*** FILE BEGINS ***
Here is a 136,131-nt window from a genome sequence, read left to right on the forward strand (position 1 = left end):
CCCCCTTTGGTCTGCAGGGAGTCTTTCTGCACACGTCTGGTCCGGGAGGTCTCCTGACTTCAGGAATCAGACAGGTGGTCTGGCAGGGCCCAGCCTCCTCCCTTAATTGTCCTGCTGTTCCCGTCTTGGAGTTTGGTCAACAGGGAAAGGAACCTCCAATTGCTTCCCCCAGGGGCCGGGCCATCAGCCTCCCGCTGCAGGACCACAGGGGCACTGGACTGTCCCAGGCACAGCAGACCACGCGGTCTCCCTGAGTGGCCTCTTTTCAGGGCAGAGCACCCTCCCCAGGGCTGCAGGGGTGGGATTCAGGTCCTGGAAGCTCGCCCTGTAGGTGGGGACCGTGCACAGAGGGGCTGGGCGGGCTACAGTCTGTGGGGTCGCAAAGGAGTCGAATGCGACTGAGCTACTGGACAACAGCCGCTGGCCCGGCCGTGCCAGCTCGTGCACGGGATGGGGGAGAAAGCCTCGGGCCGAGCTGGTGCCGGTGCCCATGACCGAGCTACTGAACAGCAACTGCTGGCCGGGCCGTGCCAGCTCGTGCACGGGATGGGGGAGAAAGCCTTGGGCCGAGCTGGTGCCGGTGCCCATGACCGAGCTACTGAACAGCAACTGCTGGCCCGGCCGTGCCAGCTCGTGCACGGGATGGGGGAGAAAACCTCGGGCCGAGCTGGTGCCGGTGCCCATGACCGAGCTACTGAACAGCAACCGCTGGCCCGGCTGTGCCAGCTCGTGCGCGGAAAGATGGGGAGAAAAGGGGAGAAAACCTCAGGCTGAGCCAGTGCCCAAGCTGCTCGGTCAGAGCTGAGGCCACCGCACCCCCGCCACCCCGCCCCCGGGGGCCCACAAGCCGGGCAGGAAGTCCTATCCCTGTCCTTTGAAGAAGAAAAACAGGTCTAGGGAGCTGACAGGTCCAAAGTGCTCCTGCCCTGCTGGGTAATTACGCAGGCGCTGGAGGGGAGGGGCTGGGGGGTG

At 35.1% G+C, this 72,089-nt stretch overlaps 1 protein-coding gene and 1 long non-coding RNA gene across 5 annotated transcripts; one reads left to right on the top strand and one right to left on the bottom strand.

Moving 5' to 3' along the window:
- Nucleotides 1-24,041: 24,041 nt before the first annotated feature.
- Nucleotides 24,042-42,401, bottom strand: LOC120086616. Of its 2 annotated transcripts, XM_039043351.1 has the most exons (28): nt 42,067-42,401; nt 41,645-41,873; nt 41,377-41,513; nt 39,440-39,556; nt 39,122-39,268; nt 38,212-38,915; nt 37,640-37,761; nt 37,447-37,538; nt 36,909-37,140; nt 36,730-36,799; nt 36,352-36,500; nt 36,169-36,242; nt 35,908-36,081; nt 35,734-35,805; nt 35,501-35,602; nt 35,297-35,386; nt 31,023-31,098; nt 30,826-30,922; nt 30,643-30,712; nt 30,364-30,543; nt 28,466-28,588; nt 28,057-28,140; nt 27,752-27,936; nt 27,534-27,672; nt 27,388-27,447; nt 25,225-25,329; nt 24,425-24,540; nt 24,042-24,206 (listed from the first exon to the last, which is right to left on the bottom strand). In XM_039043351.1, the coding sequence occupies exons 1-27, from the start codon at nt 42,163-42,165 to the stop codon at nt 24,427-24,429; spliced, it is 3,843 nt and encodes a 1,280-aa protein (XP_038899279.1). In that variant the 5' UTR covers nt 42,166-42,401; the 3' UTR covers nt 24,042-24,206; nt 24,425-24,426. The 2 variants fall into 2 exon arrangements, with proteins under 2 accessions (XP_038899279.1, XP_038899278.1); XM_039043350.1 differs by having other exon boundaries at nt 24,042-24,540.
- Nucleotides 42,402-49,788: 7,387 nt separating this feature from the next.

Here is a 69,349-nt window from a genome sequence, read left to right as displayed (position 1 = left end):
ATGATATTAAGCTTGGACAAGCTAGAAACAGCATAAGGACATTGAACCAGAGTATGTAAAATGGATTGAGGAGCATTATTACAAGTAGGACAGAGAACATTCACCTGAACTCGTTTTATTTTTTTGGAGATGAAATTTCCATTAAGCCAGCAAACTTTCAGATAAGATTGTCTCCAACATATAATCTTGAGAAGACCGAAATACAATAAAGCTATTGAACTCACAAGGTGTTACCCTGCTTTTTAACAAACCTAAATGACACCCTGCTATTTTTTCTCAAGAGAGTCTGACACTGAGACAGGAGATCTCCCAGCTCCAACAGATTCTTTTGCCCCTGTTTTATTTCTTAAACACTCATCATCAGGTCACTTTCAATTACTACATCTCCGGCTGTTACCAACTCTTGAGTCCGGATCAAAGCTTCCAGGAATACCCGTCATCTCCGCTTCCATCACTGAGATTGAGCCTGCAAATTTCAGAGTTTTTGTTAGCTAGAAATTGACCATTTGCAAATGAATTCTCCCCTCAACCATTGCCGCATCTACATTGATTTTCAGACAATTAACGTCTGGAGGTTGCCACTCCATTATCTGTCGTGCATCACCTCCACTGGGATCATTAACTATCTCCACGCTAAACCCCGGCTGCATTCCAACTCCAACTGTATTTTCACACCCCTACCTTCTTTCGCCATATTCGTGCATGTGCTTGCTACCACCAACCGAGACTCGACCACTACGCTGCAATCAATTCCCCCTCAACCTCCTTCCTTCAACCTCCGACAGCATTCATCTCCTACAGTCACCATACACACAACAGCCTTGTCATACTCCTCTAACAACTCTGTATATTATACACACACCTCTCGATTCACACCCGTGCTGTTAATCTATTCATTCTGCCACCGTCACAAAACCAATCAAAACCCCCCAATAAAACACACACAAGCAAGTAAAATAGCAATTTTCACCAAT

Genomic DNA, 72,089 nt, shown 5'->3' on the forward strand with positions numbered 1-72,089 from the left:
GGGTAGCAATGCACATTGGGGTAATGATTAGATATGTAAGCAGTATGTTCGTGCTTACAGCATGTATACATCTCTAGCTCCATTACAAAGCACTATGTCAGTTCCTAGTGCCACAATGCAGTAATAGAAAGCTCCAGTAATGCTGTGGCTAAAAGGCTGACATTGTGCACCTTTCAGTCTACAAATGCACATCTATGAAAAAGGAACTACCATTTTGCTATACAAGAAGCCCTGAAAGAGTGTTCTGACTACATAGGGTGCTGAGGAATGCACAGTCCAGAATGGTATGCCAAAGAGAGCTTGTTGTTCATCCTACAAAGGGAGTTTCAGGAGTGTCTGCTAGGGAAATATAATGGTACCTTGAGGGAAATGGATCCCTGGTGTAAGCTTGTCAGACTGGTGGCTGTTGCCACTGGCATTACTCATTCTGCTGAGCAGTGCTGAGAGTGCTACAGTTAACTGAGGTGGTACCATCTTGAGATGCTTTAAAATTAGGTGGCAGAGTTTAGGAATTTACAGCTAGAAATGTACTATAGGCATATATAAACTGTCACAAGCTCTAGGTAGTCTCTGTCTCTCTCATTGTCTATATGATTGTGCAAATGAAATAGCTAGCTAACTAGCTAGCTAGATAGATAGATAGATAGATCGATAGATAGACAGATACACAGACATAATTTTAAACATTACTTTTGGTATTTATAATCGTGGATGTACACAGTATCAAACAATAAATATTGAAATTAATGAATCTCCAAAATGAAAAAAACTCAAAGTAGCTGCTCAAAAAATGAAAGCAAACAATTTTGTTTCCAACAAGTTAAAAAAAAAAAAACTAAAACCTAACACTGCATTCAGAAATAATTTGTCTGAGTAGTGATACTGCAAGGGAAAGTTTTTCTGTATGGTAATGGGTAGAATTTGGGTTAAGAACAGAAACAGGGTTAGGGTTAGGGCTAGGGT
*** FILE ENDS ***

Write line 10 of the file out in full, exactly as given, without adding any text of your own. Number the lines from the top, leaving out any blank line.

Genomic DNA, 72,089 nt, shown 5'->3' on the forward strand with positions numbered 1-72,089 from the left: